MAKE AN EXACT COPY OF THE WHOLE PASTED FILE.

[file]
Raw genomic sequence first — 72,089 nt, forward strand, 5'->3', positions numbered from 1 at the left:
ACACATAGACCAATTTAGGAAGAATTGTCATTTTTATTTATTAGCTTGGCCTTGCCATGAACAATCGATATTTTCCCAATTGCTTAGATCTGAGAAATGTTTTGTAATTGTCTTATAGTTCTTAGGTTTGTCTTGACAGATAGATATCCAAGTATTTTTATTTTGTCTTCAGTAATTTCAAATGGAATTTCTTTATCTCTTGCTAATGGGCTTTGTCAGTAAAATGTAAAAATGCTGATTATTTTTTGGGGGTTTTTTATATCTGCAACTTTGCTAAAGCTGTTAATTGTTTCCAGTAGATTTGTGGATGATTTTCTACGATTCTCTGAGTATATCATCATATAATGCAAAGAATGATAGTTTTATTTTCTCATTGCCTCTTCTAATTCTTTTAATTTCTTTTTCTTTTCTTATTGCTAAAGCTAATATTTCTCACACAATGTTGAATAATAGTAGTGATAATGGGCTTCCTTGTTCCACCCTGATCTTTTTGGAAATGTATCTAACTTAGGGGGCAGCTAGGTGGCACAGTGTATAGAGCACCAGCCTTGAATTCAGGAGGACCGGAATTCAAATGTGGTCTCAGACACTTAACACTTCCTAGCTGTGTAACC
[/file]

Raw genomic sequence first — 72,089 nt, forward strand, 5'->3', positions numbered from 1 at the left:
ACACATAGACCAATTTAGGAAGAATTGTCATTTTTATTTATTAGCTTGGCCTTGCCATGAACAATCGATATTTTCCCAATTGCTTAGATCTGAGAAATGTTTTGTAATTGTCTTATAGTTCTTAGGTTTGTCTTGACAGATAGATATCCAAGTATTTTTATTTTGTCTTCAGTAATTTCAAATGGAATTTCTTTATCTCTTGCTAATGGGCTTTGTCAGTAAAATGTAAAAATGCTGATTATTTTTTGGGGGTTTTTTATATCTGCAACTTTGCTAAAGCTGTTAATTGTTTCCAGTAGATTTGTGGATGATTTTCTACGATTCTCTGAGTATATCATCATATAATGCAAAGAATGATAGTTTTATTTTCTCATTGCCTCTTCTAATTCTTTTAATTTCTTTTTCTTTTCTTATTGCTAAAGCTAATATTTCTCACACAATGTTGAATAATAGTAGTGATAATGGGCTTCCTTGTTCCACCCTGATCTTTTTGGAAATGTATCTAACTTAGGGGGCAGCTAGGTGGCACAGTGTATAGAGCACCAGCCTTGAATTCAGGAGGACCGGAATTCAAATGTGGTCTCAGACACTTAACACTTCCTAGCTGTGTAACC